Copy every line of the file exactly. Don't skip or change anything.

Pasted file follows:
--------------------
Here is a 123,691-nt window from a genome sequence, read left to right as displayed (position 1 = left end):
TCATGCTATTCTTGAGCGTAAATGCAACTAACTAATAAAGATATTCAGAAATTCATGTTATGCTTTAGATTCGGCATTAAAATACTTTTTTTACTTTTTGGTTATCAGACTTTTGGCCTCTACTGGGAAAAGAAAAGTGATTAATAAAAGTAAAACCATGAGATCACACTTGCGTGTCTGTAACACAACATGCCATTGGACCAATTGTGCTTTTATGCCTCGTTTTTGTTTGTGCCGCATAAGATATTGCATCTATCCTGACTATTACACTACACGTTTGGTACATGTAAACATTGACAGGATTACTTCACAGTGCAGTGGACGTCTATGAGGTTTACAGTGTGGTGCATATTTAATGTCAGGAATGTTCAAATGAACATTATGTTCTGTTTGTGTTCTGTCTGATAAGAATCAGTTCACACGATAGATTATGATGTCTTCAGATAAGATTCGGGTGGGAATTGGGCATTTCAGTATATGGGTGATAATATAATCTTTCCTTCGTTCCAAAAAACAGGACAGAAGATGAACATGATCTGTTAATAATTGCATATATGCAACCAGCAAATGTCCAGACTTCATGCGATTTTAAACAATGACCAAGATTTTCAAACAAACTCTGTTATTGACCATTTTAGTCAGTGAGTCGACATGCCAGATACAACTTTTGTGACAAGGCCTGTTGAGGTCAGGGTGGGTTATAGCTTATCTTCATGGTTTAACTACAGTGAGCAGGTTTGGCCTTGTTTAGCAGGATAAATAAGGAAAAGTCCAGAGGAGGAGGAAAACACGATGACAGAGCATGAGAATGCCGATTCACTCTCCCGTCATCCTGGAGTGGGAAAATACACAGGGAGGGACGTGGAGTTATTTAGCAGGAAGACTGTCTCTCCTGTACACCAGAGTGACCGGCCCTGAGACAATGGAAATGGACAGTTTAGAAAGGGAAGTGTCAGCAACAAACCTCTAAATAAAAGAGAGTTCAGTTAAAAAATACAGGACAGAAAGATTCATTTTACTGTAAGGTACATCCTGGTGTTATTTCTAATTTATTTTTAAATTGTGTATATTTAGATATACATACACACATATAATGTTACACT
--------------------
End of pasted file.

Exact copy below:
Here is a 123,691-nt window from a genome sequence, read left to right as displayed (position 1 = left end):
TCATGCTATTCTTGAGCGTAAATGCAACTAACTAATAAAGATATTCAGAAATTCATGTTATGCTTTAGATTCGGCATTAAAATACTTTTTTTACTTTTTGGTTATCAGACTTTTGGCCTCTACTGGGAAAAGAAAAGTGATTAATAAAAGTAAAACCATGAGATCACACTTGCGTGTCTGTAACACAACATGCCATTGGACCAATTGTGCTTTTATGCCTCGTTTTTGTTTGTGCCGCATAAGATATTGCATCTATCCTGACTATTACACTACACGTTTGGTACATGTAAACATTGACAGGATTACTTCACAGTGCAGTGGACGTCTATGAGGTTTACAGTGTGGTGCATATTTAATGTCAGGAATGTTCAAATGAACATTATGTTCTGTTTGTGTTCTGTCTGATAAGAATCAGTTCACACGATAGATTATGATGTCTTCAGATAAGATTCGGGTGGGAATTGGGCATTTCAGTATATGGGTGATAATATAATCTTTCCTTCGTTCCAAAAAACAGGACAGAAGATGAACATGATCTGTTAATAATTGCATATATGCAACCAGCAAATGTCCAGACTTCATGCGATTTTAAACAATGACCAAGATTTTCAAACAAACTCTGTTATTGACCATTTTAGTCAGTGAGTCGACATGCCAGATACAACTTTTGTGACAAGGCCTGTTGAGGTCAGGGTGGGTTATAGCTTATCTTCATGGTTTAACTACAGTGAGCAGGTTTGGCCTTGTTTAGCAGGATAAATAAGGAAAAGTCCAGAGGAGGAGGAAAACACGATGACAGAGCATGAGAATGCCGATTCACTCTCCCGTCATCCTGGAGTGGGAAAATACACAGGGAGGGACGTGGAGTTATTTAGCAGGAAGACTGTCTCTCCTGTACACCAGAGTGACCGGCCCTGAGACAATGGAAATGGACAGTTTAGAAAGGGAAGTGTCAGCAACAAACCTCTAAATAAAAGAGAGTTCAGTTAAAAAATACAGGACAGAAAGATTCATTTTACTGTAAGGTACATCCTGGTGTTATTTCTAATTTATTTTTAAATTGTGTATATTTAGATATACATACACACATATAATGTTACACT